If CBS-TV's Super Bowl were a Broadway play, it would have a tough time showing a profit for the investors. Not that it was a hopeless show from the time Brent and Irv and Phyllis et al. came on in midafternoon. Just that, like the Bengals, CBS had too many fumbles.

For starters, they ought to retire the Chalkboard next season. They ought to tell Pat Summerall that he can be so laid back in a big game, it sounds as if he's in macrame class. As for Terry Bradshaw, they ought to send him back to the Steelers C.O.D. The label on the package would say, "Failed Inspection."

On the other hand, they ought to give John Madden a loving bear hug for making a less-than-scintillating game as interesting as it was. Whoever composed the on-the-screen graphics ought to get an A-plus. Same grade for producer Terry O'Neil, who kept CBS's big black eye mainly on the game.

First, a few things CBS did right.

Double plus for restraint: remember Super Bowls of the past where the cameras cut from Announcer A on the roof to Talker B on the sidelines to Straight Man C in the booth? Remember the "Hi, moms" every other play? Remember the time, only one year ago, when NBC showed 180 replays in a single championship game?

O'Neil, bless his heart, knows how to keep things clean. I counted fewer than 100 replays, meaning that we were able to catch our breath and look at the coach's reactions every other series or so. There were few shots of attention-starved goofballs in the stands and no promos for the next CBS sitcom you won't want to miss.

But best of all, it was just Summerall and Madden during the game. Brent, Irv, Phyllis and the cast of thousands (Can you believe it? Even Charles Osgood) were kept in the wings, deployed on the pregame and postgame shows.

Plus for Madden: the paper-smashing, hand-waving analyst has seen better games. He couldn't get guys' names right at the start. His humor never surfaced, except when he said Roger Staubach and Bradshaw may be the first quarterbacks ever to appear in a Super Bowl with flowers in their lapels.

Still, Madden proved to be a jewel of simplicity and clarity. He never talks down to you, yet he has a way of making complex plays understandable. O'Neil orders up a replay and it's like Madden is sitting next to you, poking an elbow in your side.

During a rerun of a second-quarter interference call against the 49ers' Lynn Thomas: "Now watch--right there!--see the shoulder on the bump just before (Isaac) Curtis got there?" It's like being led by the hand and told what to look for.

Madden has marvelous sound effects, too. He's from the Poom! Whoof! Whack! school of announcing.

Plus for the graphics: we weren't awash in them. And the ones we did see weren't of the "Ken Anderson has just passed for 8,000 yards" variety. Two graphics that predicted the story of the game in the first few minutes come to mind.

"Teams that scored first won 13 of 15 (Super Bowl) games," went the first. Said the second, after a San Francisco touchdown: "49ers are 13-1 when they've scored first." You could have switched the dial to Ramar of the Jungle and not missed a thing thereafter.

Now for a demerit list:

Minus for 'The Chalkboard': the new "Winky Dink and You"-style monitoring device that allows Madden to draw plays on the screen ought to be retired this week. It was distracting in a close game when CBS unveiled it three weeks ago and it is still a nuisance.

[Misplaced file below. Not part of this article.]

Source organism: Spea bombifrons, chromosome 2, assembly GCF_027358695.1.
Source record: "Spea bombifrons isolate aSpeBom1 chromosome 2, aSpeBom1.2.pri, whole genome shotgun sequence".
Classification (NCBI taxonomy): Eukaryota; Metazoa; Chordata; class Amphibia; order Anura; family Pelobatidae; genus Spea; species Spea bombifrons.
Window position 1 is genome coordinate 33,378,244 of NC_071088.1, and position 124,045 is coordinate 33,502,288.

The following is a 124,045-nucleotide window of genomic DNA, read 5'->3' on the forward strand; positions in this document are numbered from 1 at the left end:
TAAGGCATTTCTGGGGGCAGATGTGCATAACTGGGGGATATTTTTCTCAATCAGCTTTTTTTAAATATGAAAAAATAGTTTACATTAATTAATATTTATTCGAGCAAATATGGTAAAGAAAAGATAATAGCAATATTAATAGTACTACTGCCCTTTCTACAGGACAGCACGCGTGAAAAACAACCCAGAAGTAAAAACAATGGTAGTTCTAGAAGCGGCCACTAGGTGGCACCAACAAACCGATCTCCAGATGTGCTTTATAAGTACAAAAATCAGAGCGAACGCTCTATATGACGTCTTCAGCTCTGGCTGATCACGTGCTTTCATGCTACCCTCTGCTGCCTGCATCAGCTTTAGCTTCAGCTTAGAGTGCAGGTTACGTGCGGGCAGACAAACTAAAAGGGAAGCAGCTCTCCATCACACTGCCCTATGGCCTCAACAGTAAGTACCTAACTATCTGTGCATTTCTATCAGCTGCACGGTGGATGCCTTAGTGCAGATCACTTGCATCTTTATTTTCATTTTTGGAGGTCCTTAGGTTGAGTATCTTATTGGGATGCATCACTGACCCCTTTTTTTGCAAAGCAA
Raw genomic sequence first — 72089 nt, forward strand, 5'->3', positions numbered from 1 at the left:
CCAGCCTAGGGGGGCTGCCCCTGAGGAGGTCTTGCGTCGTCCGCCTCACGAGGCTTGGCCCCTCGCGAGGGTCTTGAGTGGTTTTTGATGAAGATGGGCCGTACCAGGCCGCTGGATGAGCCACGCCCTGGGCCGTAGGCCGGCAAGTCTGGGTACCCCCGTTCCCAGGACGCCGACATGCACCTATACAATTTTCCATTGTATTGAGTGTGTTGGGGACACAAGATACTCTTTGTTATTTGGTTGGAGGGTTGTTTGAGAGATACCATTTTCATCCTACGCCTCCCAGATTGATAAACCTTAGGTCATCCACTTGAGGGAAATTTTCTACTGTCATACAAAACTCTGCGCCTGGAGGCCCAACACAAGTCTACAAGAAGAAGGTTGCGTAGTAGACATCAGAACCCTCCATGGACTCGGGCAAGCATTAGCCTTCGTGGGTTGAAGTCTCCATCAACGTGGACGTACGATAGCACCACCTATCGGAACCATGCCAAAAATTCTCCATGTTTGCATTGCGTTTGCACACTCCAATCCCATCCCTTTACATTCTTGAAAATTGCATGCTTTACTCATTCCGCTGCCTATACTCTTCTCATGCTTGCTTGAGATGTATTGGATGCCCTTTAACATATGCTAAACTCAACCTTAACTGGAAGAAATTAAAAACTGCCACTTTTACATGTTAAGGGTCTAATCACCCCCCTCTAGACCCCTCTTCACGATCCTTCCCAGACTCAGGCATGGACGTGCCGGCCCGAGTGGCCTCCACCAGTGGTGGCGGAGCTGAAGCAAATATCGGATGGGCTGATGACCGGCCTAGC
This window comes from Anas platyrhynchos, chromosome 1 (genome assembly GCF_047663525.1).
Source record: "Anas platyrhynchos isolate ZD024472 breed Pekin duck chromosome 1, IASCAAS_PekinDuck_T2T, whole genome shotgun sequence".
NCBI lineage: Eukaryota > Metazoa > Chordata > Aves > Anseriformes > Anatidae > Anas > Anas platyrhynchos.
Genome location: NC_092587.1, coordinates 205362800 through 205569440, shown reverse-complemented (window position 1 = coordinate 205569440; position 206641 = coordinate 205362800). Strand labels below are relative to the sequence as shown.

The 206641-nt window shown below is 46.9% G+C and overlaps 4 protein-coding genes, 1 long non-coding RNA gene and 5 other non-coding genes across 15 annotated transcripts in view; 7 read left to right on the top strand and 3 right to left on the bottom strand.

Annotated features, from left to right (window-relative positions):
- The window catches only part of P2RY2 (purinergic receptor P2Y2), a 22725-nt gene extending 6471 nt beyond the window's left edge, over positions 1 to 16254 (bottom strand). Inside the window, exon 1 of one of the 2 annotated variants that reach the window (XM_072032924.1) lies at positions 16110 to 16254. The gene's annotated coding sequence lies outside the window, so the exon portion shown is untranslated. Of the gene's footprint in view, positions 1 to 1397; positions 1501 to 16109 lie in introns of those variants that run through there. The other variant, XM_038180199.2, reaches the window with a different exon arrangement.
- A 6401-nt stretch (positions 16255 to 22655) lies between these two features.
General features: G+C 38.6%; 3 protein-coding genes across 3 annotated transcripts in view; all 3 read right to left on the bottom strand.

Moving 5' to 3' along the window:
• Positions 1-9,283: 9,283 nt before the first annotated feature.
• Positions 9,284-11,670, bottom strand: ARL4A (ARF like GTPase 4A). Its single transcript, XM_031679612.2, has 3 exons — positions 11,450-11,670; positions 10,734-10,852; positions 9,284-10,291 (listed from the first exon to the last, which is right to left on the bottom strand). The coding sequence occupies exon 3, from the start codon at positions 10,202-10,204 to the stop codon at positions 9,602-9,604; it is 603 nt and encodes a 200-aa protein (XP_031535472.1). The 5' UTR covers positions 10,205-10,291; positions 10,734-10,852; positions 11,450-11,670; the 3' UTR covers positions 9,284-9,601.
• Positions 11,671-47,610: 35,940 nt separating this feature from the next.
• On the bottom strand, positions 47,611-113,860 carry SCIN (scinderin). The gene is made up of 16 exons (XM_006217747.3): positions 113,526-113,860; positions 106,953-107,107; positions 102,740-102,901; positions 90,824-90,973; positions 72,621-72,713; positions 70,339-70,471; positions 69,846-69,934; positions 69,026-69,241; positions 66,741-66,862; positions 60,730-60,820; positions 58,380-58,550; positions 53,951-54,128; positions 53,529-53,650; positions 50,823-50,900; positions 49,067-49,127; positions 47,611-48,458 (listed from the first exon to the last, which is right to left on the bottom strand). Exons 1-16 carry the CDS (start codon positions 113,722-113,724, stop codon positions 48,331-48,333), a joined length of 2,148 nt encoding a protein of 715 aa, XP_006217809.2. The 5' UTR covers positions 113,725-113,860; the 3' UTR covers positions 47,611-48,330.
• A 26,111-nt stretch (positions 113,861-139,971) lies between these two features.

Maybe it would be all right if Madden simply diagrammed his Xs and Os on the wide-angle view of the field and then went back to live action. But to run the replay after he goes through the chalk routine shows nothing. I defy anyone except George Allen to follow more than 50 percent of the plays.

Minus for missed camera shots: despite the fact that CBS had 23 cameras on the premises, 18 of them presumably focused on the field, there were some notable lapses.

Early in the third quarter, a few players evidently threw punches at each other near midfield. A personal foul was assessed against San Francisco player No. 52. Did CBS not have the fight? Or did the network choose not to show it in deference to "good taste"? To compound matters, only Bobby Leopold's mother knew who No. 52 was. Summerall and Madden were too busy to tell us.

CBS gets another demerit for trying to be too artsy on a crucial play at the close of the first half.

Deep in their own territory, the Bengals mishandled a kickoff return. Director Sandy Grossman gave us the play off a hand-held camera in the end zone. The shot gave us an exciting field-level view of the action, but the foreshortening effect also left us muddle-headed.

How close were the 49er players to Archie Griffin when he fumbled? Two feet? Ten yards? Special shots are special so long as the director cuts back to the main feed camera when the bodies start spearing each other.

Minus for some spear carriers: I have not been able to determine whether Bradshaw considers himself (a) a singer, (b) Brent Musburger's court jester, or (c) a commentator in position to provide rare insights. Perhaps he doesn't know for sure.

As for the first lady of Kentucky, how does she wind up as the stadium host for the halftime show? Either Phyllis George is working for the NFL or she is working for CBS, which presumably is reporting the game. Does Dan Rather introduce the pianist at the Tuesday night concert at the White House?

Finally, Jimmy the Greek. They gave him about 30 seconds of air time before the game, which he used to pick Cincinnati. "No question about it," he said. It's going to be a long nine months before they let him pick another football game